In 2007, an archivist digging through a batch of military papers discovered a handwritten note by Abraham Lincoln exhorting his generals to pursue Robert E. Lee's army after the battle of Gettysburg, underscoring one of the great missed opportunities for an early end to the Civil War.

    The note says ''the rebellion will be over'' if only ''Gen. Meade can complete his work.'' Lincoln says he wants the ''substantial destruction of Lee's army.''

    A week after Lincoln's note, the Confederate army slipped across the Potomac River into Virginia and the war continued for two more years.

    Though Gen. George Meade led the Northern troops in the battle at Gettysburg that marked the turning point of the war, he has always been faulted for not closing in and destroying Lee's army.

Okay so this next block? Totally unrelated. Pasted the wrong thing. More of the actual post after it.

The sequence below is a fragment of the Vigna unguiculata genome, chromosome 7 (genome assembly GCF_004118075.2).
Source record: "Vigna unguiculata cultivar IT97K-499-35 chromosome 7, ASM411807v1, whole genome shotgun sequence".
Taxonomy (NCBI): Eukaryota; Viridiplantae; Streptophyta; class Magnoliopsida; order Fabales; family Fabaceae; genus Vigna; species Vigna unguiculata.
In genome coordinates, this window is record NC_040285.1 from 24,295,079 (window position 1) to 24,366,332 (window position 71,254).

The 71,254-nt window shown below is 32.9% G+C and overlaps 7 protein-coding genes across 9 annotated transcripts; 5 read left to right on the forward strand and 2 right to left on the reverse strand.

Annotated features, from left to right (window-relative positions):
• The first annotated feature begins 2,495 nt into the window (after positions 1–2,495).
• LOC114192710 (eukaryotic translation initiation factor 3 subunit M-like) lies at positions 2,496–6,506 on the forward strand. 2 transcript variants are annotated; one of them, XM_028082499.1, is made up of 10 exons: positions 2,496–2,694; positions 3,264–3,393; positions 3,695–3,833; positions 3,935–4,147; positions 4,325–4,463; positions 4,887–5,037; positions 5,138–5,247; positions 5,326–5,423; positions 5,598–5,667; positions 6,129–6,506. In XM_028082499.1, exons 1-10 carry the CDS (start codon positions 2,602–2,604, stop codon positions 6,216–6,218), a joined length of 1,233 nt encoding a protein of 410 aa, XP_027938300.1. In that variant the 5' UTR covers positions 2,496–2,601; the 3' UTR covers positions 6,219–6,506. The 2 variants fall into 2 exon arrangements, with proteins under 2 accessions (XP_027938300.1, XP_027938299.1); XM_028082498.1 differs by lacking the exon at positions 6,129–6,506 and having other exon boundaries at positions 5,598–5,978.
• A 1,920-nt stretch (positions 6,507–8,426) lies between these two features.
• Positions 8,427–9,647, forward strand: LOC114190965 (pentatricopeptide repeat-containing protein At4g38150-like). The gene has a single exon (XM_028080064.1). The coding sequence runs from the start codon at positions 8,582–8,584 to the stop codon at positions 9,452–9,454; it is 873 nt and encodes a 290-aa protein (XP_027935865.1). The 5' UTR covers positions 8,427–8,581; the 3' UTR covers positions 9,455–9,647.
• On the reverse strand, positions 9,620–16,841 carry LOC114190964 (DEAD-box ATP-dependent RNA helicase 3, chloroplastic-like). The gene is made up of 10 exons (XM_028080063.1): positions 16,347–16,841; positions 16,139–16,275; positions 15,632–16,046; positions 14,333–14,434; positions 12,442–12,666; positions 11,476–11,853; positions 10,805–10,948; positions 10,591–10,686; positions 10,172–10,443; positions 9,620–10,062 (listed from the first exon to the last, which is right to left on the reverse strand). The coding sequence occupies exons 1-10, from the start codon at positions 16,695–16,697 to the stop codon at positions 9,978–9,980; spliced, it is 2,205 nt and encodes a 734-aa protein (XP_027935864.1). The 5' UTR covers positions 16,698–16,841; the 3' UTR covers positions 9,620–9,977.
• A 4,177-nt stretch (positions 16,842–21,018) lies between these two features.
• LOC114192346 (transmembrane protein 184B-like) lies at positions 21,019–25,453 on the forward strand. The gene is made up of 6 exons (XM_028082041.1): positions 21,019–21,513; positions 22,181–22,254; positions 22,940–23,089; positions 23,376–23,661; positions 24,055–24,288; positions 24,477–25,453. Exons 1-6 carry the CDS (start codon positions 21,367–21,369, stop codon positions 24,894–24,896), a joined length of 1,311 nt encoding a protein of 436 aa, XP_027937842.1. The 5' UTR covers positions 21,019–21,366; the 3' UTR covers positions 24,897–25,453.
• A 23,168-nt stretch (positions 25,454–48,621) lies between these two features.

Historians said the letter reinforced the idea that Lincoln desperately sought to turn Gettysburg into a decisive victory that would have stopped the bloodshed.

    Although General Meade had communicated the notes contents to others at the time, finding the original document pinned down what Lincoln was thinking and provided validation.

    The discovery of this letter was widely publicized, its contents were analyzed and dissected and scholars reconsidered an important period in our nation's history through the prism of this significant new information.

    In 2006, thanks to a tip, the Center for Responsibility and Ethics in Washington (CREW) discovered that millions of emails had gone missing from White House servers during the Bush administration. Though the White House initially denied this, it turned out to be true. Emails from numerous White House components, including the Office of the Vice President and the Executive Office of the President went missing from the period of the beginning of the war with Iraq, from October 2003 through March 2005. Some of those documents might have provided insight into the administration's rationale for that war and some of those documents might have shed light on the administration's decision to leak Valerie Plame Wilson's covert identity to the press.